Can you tell our readers what a normal day looks like for Dr. Alfred Chidembo?
My day starts with me preparing for work and dropping the kids off at school. I get into the office around 9am and knock off at 5pm. If there is no swimming practice for the kids, after dinner I play soccer and come back home around 8.30 pm. After the kids have gone off to bed, I relax with my wife for an hour or two before I start working on Aussie Books for Zim till 1 am or 2am.
How important is diversity to you and in the work that you do?
It is an integral part of my day job where I work with several people from diverse backgrounds and cultures. Because I work in an environment that encourages teamwork, it is crucial to ensure that everyone feels valued and equally supported as part of the team. The same applies in the charity space. For example, in setting up our board, we have had to create a board matrix that ensures we have a diverse group of board members enabling us to tap into their different skills and experience.
Have you ever faced challenges in your professional career from others because of your identity and if so, how were you able to overcome that?
I have experienced challenges in almost every role I have undertaken and that has caused a lot of angst over the years. For example, I would contribute to a discussion in a meeting and everyone would brush off my ideas as if I hadn’t spoken. A few minutes later, someone else would simply reword the idea and get credit for it. I strongly believe that this is linked to my identity.
Most times I would talk to my African friends and family about it because they can relate. In most cases, almost all of them would have had a similar experience, so sometimes we end laughing about such things. Other times, I dig deep for strength by simply looking back at my journey, reminding myself of all the obstacles I have managed to overcome for me to be here.
ADVICE FOR THE YOUTH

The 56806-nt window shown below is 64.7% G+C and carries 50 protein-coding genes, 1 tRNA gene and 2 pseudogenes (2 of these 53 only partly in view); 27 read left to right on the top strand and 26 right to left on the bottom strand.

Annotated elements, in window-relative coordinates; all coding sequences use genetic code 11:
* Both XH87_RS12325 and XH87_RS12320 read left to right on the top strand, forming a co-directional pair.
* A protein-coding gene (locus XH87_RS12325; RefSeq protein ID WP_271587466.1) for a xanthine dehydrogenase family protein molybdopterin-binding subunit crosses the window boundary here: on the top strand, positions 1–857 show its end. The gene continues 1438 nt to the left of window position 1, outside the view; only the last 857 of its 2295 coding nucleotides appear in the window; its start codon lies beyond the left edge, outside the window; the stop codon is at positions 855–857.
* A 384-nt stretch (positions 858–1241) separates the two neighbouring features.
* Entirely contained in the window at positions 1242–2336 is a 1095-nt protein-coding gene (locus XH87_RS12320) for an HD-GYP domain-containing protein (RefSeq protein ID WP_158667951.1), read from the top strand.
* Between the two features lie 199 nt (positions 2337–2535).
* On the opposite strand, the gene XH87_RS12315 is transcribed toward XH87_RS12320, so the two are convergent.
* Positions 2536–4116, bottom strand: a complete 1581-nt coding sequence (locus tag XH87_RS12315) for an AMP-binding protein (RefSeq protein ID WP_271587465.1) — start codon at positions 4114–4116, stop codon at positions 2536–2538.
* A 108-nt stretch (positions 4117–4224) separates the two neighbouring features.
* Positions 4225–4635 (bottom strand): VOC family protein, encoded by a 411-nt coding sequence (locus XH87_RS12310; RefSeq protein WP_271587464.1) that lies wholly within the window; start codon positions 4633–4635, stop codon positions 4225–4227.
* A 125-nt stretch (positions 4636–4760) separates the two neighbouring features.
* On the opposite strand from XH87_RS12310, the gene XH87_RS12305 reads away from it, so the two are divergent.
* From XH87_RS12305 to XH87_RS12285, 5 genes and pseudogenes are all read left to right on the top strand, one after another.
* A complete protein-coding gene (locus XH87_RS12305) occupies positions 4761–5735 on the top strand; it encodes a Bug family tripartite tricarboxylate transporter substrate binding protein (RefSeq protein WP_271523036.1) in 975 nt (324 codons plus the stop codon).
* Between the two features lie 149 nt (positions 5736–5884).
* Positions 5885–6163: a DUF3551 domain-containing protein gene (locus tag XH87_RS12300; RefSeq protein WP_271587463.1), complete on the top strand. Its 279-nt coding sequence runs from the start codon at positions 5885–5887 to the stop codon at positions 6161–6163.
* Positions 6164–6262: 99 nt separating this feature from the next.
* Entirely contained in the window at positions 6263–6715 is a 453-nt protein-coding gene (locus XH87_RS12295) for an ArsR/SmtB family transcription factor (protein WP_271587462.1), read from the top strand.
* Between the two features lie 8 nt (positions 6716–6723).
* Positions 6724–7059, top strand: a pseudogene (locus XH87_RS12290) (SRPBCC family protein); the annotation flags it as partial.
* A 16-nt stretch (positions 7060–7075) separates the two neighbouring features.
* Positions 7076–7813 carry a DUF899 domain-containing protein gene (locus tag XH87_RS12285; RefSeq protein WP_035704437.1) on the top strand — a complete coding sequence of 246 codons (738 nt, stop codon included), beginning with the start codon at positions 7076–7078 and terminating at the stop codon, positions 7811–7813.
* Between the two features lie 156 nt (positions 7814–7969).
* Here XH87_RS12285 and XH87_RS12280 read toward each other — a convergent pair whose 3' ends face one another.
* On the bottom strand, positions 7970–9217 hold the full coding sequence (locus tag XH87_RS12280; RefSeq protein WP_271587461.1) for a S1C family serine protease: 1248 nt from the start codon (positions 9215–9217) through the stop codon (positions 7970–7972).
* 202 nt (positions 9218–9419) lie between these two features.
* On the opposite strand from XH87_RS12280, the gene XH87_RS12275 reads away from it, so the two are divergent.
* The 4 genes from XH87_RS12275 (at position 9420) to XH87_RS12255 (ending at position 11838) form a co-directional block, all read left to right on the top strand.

Remember that you being here is not by accident. You are here because you chose to leave home, family and friends behind. That alone shows that you have a certain level of resilience within you that most people do not possess. The challenges you face can only strengthen you, so embrace them and use them as stepping stones to reach your goals. As you work towards your goals, give your all, immerse yourself in the journey and give it a good go and have fun.
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About the diversity champion:
The youngest of seven children, Alfred was born in Bulawayo, Zimbabwe, and grew up in the remote rural village of Mudzi. At the age of six he started school, happily walking the 5 km barefoot with his brothers. Alfred was desperate to learn about the world, but his school had no books to read or write in, so Alfred learnt to write in the sand. When Alfred finally achieved his dream of obtaining a PhD (he is a sought-after specialist in electrochemistry and energy storage), he paused to contemplate on his journey from his village in Zimbabwe to the beautiful coastal city of Wollongong, and asked himself, “How can I give back to my community?” Within a few months, Alfred had set up Aussie Books for Zim, a charity on a mission to improve the education and prospects of children in Zimbabwe by raising literacy rates. Alfred and his team have now sent more than 100,000 books to Zimbabwe, set up nine libraries, and have plans to expand their program across Africa to reach many more children.
Image description: Alfred is wearing a dark navy suit and looking at the camera with a white shirt underneath